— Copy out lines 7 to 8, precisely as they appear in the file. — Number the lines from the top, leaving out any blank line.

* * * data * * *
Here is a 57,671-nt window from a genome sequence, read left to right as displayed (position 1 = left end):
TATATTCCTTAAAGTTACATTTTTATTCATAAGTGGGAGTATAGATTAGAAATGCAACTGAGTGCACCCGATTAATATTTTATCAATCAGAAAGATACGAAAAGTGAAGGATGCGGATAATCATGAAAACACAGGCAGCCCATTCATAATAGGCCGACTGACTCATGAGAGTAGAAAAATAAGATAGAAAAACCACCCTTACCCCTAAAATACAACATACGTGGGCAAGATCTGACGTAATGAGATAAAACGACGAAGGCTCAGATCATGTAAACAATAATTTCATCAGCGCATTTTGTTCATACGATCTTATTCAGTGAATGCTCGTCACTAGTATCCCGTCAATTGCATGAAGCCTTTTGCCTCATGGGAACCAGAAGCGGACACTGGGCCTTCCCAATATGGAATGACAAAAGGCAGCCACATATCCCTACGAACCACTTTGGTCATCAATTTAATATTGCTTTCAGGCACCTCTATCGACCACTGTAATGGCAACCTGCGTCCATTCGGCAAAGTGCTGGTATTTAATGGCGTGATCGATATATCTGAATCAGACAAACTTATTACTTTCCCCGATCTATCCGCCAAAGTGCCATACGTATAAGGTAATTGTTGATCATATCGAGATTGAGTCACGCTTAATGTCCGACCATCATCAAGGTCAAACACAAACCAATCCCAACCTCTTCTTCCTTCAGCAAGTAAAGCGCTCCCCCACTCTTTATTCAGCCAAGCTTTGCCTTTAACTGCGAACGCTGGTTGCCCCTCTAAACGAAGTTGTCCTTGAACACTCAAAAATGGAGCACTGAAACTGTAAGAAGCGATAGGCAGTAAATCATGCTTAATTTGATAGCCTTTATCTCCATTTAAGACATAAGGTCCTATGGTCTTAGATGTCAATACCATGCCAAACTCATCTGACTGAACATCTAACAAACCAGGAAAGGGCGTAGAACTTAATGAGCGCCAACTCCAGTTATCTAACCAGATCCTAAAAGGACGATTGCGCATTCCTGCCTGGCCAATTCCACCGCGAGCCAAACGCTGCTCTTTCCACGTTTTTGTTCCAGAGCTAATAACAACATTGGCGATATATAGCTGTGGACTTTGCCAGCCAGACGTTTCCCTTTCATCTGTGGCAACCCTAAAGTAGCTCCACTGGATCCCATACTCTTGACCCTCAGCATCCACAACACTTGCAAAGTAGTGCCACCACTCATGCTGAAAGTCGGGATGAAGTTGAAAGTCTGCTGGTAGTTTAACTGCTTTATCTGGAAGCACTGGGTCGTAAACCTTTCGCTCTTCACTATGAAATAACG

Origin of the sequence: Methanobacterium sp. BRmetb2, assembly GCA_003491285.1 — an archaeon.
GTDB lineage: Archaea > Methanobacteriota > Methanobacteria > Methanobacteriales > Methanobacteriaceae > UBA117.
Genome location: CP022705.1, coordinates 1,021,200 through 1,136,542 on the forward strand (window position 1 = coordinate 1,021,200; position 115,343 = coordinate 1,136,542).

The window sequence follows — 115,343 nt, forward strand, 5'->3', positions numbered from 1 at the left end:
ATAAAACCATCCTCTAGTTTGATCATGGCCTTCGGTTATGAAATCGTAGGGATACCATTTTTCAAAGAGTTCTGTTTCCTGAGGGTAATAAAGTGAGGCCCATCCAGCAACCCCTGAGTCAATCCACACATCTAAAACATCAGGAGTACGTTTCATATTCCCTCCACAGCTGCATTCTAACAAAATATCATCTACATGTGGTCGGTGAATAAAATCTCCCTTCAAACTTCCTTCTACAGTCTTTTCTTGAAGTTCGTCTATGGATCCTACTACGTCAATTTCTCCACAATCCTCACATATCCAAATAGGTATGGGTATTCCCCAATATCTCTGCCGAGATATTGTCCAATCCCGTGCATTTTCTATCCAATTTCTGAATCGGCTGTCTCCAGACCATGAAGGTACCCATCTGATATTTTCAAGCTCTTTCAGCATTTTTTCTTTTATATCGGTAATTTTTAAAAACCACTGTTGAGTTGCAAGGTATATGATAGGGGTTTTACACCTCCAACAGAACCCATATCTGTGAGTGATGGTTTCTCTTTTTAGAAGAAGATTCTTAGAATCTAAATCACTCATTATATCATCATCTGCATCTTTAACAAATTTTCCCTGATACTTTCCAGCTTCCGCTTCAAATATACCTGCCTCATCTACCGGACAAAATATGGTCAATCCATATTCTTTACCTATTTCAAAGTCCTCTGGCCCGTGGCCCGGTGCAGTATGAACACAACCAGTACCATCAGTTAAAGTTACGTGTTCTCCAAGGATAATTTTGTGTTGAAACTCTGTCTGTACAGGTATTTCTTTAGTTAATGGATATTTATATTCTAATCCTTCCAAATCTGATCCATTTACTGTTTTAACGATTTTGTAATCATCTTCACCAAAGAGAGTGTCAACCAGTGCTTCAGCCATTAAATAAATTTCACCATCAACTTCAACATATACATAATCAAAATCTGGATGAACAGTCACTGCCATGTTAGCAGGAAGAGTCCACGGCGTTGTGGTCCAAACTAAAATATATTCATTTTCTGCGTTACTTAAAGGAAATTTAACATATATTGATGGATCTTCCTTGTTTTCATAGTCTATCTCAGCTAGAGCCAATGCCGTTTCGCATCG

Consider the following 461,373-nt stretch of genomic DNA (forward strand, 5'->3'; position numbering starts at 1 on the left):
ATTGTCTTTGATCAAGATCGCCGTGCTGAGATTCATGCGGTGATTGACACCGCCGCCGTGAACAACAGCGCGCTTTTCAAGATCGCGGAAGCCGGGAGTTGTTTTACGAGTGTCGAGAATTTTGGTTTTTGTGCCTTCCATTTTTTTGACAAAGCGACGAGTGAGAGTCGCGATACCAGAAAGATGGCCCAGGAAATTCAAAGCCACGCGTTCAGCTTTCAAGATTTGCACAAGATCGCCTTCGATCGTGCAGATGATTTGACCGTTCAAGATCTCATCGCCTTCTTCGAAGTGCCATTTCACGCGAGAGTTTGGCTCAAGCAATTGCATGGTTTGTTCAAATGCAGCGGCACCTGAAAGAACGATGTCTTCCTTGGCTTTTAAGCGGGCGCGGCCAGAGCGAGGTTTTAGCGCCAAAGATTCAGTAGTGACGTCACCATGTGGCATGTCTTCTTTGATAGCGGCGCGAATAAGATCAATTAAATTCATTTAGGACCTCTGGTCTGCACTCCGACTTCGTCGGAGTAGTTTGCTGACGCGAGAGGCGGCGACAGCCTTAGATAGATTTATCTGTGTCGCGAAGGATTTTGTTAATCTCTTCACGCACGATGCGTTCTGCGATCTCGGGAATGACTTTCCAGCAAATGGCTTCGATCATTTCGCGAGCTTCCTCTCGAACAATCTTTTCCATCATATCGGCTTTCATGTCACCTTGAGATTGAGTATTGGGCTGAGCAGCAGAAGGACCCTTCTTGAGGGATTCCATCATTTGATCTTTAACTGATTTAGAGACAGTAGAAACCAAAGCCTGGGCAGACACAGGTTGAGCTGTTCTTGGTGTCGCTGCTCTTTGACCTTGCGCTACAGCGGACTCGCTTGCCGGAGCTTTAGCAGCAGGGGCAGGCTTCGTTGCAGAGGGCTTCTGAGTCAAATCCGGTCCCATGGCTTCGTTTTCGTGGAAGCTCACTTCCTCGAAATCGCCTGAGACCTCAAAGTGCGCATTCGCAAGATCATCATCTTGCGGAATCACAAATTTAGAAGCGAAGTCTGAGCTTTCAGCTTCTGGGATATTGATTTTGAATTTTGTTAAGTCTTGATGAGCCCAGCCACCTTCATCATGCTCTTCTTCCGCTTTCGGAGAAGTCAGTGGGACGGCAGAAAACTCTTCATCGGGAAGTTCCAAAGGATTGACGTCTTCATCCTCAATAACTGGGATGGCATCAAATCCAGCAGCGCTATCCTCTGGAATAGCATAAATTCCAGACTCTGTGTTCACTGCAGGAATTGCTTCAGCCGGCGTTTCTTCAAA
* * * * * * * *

ATAAAACCATCCTCTAGTTTGATCATGGCCTTCGGTTATGAAATCGTAGGGATACCATTTTTCAAAGAGTTCTGTTTCCTGAGGGTAATAAAGTGAGGCCCATCCAGCAACCCCTGAGTCAATCCACACATCTAAAACATCAGGAGTACGTTTCATATTCCCTCCACAGCTGCATTCTAACAAAATATCATCTACATGTGGTCGGTGAATAAAATCTCCCTTCAAACTTCCTTCTACAGTCTTTTCTTGAAGTTCGTCTATGGATCCTACTACGTCAATTTCTCCACAATCCTCACATATCCAAATAGGTATGGGTATTCCCCAATATCTCTGCCGAGATATTGTCCAATCCCGTGCATTTTCTATCCAATTTCTGAATCGGCTGTCTCCAGACCATGAAGGTACCCATCTGATATTTTCAAGCTCTTTCAGCATTTTTTCTTTTATATCGGTAATTTTTAAAAACCACTGTTGAGTTGCAAGGTATATGATAGGGGTTTTACACCTCCAACAGAACCCATATCTGTGAGTGATGGTTTCTCTTTTTAGAAGAAGATTCTTAGAATCTAAATCACTCATTATATCATCATCTGCATCTTTAACAAATTTTCCCTGATACTTTCCAGCTTCCGCTTCAAATATACCTGCCTCATCTACCGGACAAAATATGGTCAATCCATATTCTTTACCTATTTCAAAGTCCTCTGGCCCGTGGCCCGGTGCAGTATGAACACAACCAGTACCATCAGTTAAAGTTACGTGTTCTCCAAGGATAATTTTGTGTTGAAACTCTGTCTGTACAGGTATTTCTTTAGTTAATGGATATTTATATTCTAATCCTTCCAAATCTGATCCATTTACTGTTTTAACGATTTTGTAATCATCTTCACCAAAGAGAGTGTCAACCAGTGCTTCAGCCATTAAATAAATTTCACCATCAACTTCAACATATACATAATCAAAATCTGGATGAACAGTCACTGCCATGTTAGCAGGAAGAGTCCACGGCGTTGTGGTCCAAACTAAAATATATTCATTTTCTGCGTTACTTAAAGGAAATTTAACATATATTGATGGATCTTCCTTGTTTTCATAGTCTATCTCAGCTAGAGCCAATGCCGTTTCGCATCG

Consider the following 461,373-nt stretch of genomic DNA (forward strand, 5'->3'; position numbering starts at 1 on the left):